Detailed Strategies to Combat the Tax Man

Frankly, the president’s tax proposal should be a major concern for everyone who has carefully planned for their retirement.

Any tax benefits you’ve counted on in your retirement plans could soon suddenly disappear just because you fit into some made-up definition of “wealthy.”

Luckily, there is something you can do to secure some retirement income that can’t be touched by the feds. And it’s perfectly legal, too. In fact, the Supreme Court has declared this income off-limits to the IRS again and again.

I’ll tell you all about these investments that pay big, regular checks the IRS can’t touch in just a second. And I’ll introduce you to three of my favorite ways to use this strategy. Your checks will come monthly — not annually or even quarterly — meaning you can look forward to 36 tax-free checks a year.

And they won’t be small checks, either. The three picks I’ve researched recently yielded an average of 6.75%. That’s the equivalent of a 10.8% taxed dividend, assuming you’re in the 35% tax bracket.

You’ll also have a chance to score capital gains, too. Over the past decade — through stock market disasters, credit crises, wars, terrorist attacks, rioting around the globe — this strategy has returned 75%. That means an average annual return of 7.5%. (Just keep in mind you may have to pay capital gains taxes when you sell.)

You won’t need any special brokerage account, and it has nothing to do with options or anything beyond just telling your broker to simply buy them right from the New York Stock Exchange.

But first, let me explain how big a deal this tax-free income really is.

Over the long term, the municipal bond market is one of the most lucrative and safest around.

You’re no doubt aware that the average S&P 500 stock barely pays a dividend at all — on average, you can expect a lousy 2.1% quarterly payout.

Then Uncle Sam adds insult to injury by taking his cut of 35% or more from investors. Factor that in and you’re left with an after-tax yield of a measly 1.4%. And that hasn’t even factored in the 3.8% tax that Obamacare has added to your bill.


So to balance things out, I’m suggesting you venture into the municipal bond market.

Municipal bonds are simply bonds issued by local governments to fund construction projects. The government pays the bondholder back from collected taxes or even the proceeds from whatever the money helped build.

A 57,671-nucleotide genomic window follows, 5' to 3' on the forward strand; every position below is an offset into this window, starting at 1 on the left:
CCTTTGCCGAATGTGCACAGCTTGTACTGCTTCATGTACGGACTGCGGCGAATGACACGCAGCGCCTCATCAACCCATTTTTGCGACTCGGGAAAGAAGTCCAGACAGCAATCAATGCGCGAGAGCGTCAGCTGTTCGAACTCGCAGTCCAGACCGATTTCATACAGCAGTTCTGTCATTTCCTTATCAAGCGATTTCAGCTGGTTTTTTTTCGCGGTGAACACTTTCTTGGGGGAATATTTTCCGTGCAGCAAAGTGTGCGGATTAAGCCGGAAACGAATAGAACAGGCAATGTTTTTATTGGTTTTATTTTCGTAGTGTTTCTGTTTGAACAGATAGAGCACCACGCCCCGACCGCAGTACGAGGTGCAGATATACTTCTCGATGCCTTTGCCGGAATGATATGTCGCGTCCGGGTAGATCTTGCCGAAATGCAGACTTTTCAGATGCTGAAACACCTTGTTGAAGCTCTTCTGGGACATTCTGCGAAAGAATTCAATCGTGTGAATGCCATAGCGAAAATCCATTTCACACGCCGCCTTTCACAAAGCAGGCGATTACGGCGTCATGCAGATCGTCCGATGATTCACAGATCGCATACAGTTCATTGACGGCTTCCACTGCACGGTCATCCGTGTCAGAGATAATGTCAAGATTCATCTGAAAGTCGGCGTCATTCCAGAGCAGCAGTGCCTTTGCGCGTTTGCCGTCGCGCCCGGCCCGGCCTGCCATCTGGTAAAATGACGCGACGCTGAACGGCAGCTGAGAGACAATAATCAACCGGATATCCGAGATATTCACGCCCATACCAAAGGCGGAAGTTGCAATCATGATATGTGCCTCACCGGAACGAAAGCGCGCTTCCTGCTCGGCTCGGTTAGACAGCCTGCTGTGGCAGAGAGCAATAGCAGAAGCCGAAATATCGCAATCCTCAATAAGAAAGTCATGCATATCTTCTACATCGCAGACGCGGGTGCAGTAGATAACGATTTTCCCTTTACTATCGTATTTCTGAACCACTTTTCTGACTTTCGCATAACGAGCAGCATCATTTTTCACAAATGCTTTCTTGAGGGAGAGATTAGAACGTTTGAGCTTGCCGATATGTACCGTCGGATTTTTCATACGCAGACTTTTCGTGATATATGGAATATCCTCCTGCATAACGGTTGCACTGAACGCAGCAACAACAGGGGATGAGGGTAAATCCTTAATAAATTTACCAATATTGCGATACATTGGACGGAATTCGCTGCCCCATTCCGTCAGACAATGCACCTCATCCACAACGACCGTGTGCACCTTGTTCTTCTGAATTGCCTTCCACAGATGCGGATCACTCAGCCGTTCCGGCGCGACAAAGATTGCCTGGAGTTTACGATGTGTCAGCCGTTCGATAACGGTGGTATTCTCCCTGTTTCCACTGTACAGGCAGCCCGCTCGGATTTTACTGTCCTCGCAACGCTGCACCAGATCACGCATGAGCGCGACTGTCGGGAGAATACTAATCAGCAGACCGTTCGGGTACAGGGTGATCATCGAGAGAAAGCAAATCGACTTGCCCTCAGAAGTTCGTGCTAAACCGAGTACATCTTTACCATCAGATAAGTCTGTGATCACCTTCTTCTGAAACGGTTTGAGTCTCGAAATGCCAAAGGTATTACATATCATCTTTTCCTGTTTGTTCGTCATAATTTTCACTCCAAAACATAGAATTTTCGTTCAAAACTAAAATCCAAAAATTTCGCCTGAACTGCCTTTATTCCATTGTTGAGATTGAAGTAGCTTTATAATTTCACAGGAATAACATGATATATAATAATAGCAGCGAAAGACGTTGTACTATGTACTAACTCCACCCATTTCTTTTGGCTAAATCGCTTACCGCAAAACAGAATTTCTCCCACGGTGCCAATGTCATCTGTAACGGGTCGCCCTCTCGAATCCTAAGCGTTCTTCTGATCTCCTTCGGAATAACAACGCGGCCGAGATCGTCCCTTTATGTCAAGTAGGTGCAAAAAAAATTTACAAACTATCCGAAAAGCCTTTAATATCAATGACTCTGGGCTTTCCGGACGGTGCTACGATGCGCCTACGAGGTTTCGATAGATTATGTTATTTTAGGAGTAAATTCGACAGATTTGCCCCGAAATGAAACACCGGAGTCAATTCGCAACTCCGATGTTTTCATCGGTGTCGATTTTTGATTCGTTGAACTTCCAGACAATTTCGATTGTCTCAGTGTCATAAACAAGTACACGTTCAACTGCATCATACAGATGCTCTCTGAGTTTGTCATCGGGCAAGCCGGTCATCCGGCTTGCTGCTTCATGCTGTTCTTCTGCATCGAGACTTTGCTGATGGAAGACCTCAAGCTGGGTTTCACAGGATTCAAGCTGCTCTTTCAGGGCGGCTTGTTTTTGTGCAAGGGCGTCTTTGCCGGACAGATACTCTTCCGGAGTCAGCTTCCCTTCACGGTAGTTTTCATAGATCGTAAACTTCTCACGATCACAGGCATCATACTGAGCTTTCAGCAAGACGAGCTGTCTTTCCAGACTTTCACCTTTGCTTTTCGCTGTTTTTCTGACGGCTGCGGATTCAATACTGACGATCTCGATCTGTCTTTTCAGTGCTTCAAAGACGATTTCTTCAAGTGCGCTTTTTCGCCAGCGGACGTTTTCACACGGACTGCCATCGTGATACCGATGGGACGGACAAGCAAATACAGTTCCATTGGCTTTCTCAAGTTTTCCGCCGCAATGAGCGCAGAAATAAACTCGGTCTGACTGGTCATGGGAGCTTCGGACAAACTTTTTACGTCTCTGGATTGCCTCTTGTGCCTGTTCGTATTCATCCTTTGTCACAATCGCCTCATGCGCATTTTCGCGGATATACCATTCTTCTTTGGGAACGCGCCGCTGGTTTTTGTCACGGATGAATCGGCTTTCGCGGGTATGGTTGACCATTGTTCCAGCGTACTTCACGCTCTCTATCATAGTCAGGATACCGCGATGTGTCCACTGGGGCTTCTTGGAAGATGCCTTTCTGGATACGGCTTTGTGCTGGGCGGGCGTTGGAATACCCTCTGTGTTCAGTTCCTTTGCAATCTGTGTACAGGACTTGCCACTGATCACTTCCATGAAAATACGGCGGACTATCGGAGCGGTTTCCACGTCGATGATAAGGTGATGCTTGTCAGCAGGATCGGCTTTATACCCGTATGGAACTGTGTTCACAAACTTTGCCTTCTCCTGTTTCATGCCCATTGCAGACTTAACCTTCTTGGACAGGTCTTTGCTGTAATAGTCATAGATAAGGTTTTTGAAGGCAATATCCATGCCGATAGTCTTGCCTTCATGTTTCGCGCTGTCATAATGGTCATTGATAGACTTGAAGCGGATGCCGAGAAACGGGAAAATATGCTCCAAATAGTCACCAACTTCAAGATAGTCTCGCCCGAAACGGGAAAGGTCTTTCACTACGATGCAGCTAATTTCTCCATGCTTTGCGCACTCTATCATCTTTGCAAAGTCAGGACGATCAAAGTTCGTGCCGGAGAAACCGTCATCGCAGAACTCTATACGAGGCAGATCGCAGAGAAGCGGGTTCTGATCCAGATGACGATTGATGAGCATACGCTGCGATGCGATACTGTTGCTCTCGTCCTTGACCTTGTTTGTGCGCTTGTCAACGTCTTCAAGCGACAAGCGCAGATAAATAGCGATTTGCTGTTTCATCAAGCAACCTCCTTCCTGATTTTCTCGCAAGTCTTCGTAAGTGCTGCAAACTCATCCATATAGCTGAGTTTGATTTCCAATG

They’ve been a part of American history since 1812, when New York City sold bonds to help build a canal. It was a novel idea, and it paid off. The people who got in on the ground floor of this new market enjoyed great profits.

That success led to a municipal bond boom, with New York’s Erie Canal bonds being some of the most celebrated.

One of the defining features of a municipal bond is that you don’t have to pay federal taxes on the income. In fact, the IRS has a space for it on its 1099-INT (Interest Income) form, box 8: tax-exempt interest. (Hence why I sometimes call them “Box 8 dividends.”)

Of course, being tax-free hasn’t stopped the feds from trying to get at it.

The first time it happened was in 1895. But the Supreme Court shut that notion down, declaring the income generated by these bonds is, indeed, off-limits for arbitrary taxation by Uncle Sam.

The feds most recently took a swing at this income in 1988. But once again, the Supreme Court stopped them in their tracks. Congress and the White House haven’t tried since, and even if they float the idea of taxing this income to fix the budget problems or punish the “wealthy,” the Supreme Court will likely swat them down.

So your dividend income is safe. But the real question is whether your income stream is safe. If you listen to the news, you know that some city budgets are in comparatively worse shape than Washington’s.

In fact, that’s a reason some doom-and-gloom pundits say to avoid municipal bonds. They prognosticate a tsunami of defaults.

However, the reality is quite different…

The start of the overhyped risks of munis really took hold with the 60 Minutes interview of banking analyst Meredith Whitney in December 2010. Whitney predicted that the muni market was going to be in full Armageddon mode, with defaults running into the hundreds upon hundreds of billions of dollars.

It made for great press, and some of the underlying reasons were correct. Yes, some municipalities have gone bankrupt — a small handful of outliers that made some particularly bad financial decisions. Places like Detroit, Mich.; Harrisburg, Pa.; and Jefferson County, Ala.